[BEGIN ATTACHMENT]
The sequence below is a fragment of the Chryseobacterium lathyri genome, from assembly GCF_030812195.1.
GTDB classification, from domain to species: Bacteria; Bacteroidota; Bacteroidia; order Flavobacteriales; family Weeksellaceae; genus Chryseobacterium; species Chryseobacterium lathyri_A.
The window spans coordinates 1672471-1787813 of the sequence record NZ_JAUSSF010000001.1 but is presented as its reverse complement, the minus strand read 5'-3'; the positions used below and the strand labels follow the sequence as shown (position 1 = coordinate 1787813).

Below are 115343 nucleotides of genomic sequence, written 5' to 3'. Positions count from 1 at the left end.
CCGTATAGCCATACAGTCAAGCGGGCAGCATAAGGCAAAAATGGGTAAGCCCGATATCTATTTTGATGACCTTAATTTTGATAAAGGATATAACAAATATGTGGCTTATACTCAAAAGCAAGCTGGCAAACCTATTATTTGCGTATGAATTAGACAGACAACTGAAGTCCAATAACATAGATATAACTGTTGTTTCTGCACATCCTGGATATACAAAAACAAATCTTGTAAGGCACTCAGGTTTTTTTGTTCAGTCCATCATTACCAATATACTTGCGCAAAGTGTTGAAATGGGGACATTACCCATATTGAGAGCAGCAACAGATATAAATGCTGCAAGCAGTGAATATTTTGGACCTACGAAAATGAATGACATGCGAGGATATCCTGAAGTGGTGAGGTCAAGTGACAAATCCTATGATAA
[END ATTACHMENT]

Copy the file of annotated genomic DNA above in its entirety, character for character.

The sequence below is a fragment of the Chryseobacterium lathyri genome, from assembly GCF_030812195.1.
GTDB classification, from domain to species: Bacteria; Bacteroidota; Bacteroidia; order Flavobacteriales; family Weeksellaceae; genus Chryseobacterium; species Chryseobacterium lathyri_A.
The window spans coordinates 1672471-1787813 of the sequence record NZ_JAUSSF010000001.1 but is presented as its reverse complement, the minus strand read 5'-3'; the positions used below and the strand labels follow the sequence as shown (position 1 = coordinate 1787813).

Below are 115343 nucleotides of genomic sequence, written 5' to 3'. Positions count from 1 at the left end.
CCGTATAGCCATACAGTCAAGCGGGCAGCATAAGGCAAAAATGGGTAAGCCCGATATCTATTTTGATGACCTTAATTTTGATAAAGGATATAACAAATATGTGGCTTATACTCAAAAGCAAGCTGGCAAACCTATTATTTGCGTATGAATTAGACAGACAACTGAAGTCCAATAACATAGATATAACTGTTGTTTCTGCACATCCTGGATATACAAAAACAAATCTTGTAAGGCACTCAGGTTTTTTTGTTCAGTCCATCATTACCAATATACTTGCGCAAAGTGTTGAAATGGGGACATTACCCATATTGAGAGCAGCAACAGATATAAATGCTGCAAGCAGTGAATATTTTGGACCTACGAAAATGAATGACATGCGAGGATATCCTGAAGTGGTGAGGTCAAGTGACAAATCCTATGATAA